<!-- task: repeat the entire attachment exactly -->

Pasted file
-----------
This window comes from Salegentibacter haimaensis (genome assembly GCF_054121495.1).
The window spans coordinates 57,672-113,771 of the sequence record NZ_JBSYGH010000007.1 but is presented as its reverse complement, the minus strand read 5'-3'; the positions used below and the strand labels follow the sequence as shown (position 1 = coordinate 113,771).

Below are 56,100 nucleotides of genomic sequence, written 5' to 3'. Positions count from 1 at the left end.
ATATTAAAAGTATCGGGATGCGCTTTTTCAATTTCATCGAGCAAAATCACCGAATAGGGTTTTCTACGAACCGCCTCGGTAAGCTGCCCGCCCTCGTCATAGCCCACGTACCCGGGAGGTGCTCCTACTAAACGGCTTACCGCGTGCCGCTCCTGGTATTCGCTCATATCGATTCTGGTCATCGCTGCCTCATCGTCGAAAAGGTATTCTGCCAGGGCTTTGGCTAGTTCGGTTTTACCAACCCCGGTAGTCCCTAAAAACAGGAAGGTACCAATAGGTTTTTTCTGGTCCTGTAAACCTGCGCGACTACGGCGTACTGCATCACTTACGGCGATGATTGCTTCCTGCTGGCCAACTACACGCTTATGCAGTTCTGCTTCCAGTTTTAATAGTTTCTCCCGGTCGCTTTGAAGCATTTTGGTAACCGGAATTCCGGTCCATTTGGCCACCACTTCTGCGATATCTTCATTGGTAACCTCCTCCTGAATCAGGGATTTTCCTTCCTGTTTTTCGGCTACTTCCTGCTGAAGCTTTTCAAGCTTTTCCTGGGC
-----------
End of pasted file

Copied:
This window comes from Salegentibacter haimaensis (genome assembly GCF_054121495.1).
The window spans coordinates 57,672-113,771 of the sequence record NZ_JBSYGH010000007.1 but is presented as its reverse complement, the minus strand read 5'-3'; the positions used below and the strand labels follow the sequence as shown (position 1 = coordinate 113,771).

Below are 56,100 nucleotides of genomic sequence, written 5' to 3'. Positions count from 1 at the left end.
ATATTAAAAGTATCGGGATGCGCTTTTTCAATTTCATCGAGCAAAATCACCGAATAGGGTTTTCTACGAACCGCCTCGGTAAGCTGCCCGCCCTCGTCATAGCCCACGTACCCGGGAGGTGCTCCTACTAAACGGCTTACCGCGTGCCGCTCCTGGTATTCGCTCATATCGATTCTGGTCATCGCTGCCTCATCGTCGAAAAGGTATTCTGCCAGGGCTTTGGCTAGTTCGGTTTTACCAACCCCGGTAGTCCCTAAAAACAGGAAGGTACCAATAGGTTTTTTCTGGTCCTGTAAACCTGCGCGACTACGGCGTACTGCATCACTTACGGCGATGATTGCTTCCTGCTGGCCAACTACACGCTTATGCAGTTCTGCTTCCAGTTTTAATAGTTTCTCCCGGTCGCTTTGAAGCATTTTGGTAACCGGAATTCCGGTCCATTTGGCCACCACTTCTGCGATATCTTCATTGGTAACCTCCTCCTGAATCAGGGATTTTCCTTCCTGTTTTTCGGCTACTTCCTGCTGAAGCTTTTCAAGCTTTTCCTGGGC